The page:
It was a beautiful day for March. The sky was blue and cloudless. I was playing taxi driver for my OH who had a music gig to attend in the most westerly town in Cornwall, St Just in Penwith, so I reckoned it was time for me to visit Land’s End, the most westerly part of mainland England, which I last visited way back in 1991. Unfortunately there was a sea haze all around the coast (15 miles from home if you were wondering) so there were no views towards the Isles of Scilly or even up the coast to Cape Cornwall. Ignoring the tacky tourist theme park development the natural landscape is pretty majestic, though as usual it was pretty breezy on this exposed headland.
The many names for Land’s End are centuries old. The earliest name for the site seems to ‘Penwith Steort’ recorded in 997. Penwith is Cornish for ‘extreme end’ and Steort is Old English for ‘tail’ or ‘end.’ The Middle English name ‘Londeseynde’ appears in 1337 and ‘Penn an Wlas’, Cornish for ‘end of the land’, is first recorded in 1500.
Fascinating discoveries found on-site dating as far back as the Mesolithic Period (10,000-4000 BC) prove that people have been travelling to and living at Land’s End for 10,000 years or more.
The cliffs are made of granite, an igneous rock, which means they are resistant to weathering, and have steep cliff faces. There are two varieties of granite represented at Land’s End. Adjacent to the hotel the granite is coarse-grained with large phenocrysts of orthoclase, sometimes more than 5 in (13 cm) in length. To the north, at the First and Last House, there is a finer-grained granite with fewer and smaller phenocrysts, and the different granites can be seen from a distance by the smoother weathering of the finer variety. The granite dates to 268–275 million years ago of the Permian period. Wikipedia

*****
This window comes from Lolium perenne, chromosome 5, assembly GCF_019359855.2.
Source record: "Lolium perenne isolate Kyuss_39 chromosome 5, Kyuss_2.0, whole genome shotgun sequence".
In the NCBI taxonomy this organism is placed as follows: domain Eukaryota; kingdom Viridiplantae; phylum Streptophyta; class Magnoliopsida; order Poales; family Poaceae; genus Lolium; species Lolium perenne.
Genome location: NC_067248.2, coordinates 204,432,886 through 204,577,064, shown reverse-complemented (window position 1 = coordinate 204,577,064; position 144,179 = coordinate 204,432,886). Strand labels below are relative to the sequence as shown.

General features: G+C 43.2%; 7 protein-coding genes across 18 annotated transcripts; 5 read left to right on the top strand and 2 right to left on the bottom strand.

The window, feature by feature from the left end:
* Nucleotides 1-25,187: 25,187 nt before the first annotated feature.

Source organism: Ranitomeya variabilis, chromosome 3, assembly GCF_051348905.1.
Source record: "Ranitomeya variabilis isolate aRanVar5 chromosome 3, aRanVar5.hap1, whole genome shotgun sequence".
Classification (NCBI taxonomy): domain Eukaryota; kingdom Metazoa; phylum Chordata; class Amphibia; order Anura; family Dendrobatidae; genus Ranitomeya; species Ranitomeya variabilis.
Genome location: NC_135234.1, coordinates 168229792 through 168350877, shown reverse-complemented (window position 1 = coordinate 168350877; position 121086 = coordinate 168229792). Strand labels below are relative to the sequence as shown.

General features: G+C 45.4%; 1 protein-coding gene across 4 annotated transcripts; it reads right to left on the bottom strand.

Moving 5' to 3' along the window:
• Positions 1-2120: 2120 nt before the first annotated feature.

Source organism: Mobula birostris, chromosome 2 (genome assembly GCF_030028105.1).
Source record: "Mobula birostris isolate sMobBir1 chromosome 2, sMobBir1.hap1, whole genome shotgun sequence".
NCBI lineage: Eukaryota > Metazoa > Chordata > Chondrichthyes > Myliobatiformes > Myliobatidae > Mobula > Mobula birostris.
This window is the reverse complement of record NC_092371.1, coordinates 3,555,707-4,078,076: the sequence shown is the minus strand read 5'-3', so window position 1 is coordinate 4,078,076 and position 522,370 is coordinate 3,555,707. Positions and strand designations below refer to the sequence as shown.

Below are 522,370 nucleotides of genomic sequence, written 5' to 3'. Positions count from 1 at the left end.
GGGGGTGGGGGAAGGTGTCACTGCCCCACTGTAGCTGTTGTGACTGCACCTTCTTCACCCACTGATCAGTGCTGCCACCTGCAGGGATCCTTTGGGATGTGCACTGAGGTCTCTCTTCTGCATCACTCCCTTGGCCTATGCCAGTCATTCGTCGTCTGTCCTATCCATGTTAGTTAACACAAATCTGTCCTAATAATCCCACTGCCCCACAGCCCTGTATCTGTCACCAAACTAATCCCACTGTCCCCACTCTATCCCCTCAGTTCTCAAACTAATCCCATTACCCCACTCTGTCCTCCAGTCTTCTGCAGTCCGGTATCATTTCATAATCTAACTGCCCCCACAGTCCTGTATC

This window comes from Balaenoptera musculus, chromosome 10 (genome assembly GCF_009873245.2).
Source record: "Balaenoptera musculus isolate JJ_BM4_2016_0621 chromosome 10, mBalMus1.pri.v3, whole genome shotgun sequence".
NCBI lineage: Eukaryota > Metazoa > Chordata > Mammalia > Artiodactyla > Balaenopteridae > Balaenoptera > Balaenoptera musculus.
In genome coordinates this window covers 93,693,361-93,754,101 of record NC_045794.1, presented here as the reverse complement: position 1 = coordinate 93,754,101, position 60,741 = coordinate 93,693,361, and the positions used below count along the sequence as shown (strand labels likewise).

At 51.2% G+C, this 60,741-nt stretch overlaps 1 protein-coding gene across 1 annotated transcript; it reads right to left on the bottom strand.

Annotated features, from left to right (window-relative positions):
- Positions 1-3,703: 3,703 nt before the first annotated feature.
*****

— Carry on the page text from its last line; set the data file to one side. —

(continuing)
The mythical ‘Lost Land of Lyonesse’ is said to lie beneath the waves between Land’s End and the Isles of Scilly. According to legend, Lyonesse was a rich part of King Arthur’s realm that was drowned by the sea on a cataclysmically stormy night.
There are over 130 recorded shipwrecks around Land’s End, as well as countless more unrecorded. In modern times, Longships Lighthouse at Land’s End forms one point of an important protective triangle – Longships Lighthouse, Wolf Rock Lighthouse and the Lizard Lighthouse collectively create one of the most well lit waterways in the British Isles.
It’s a shame that the National Trust were outbid when the land came up for sale in 1987 as then the area may have been left in its natural state.
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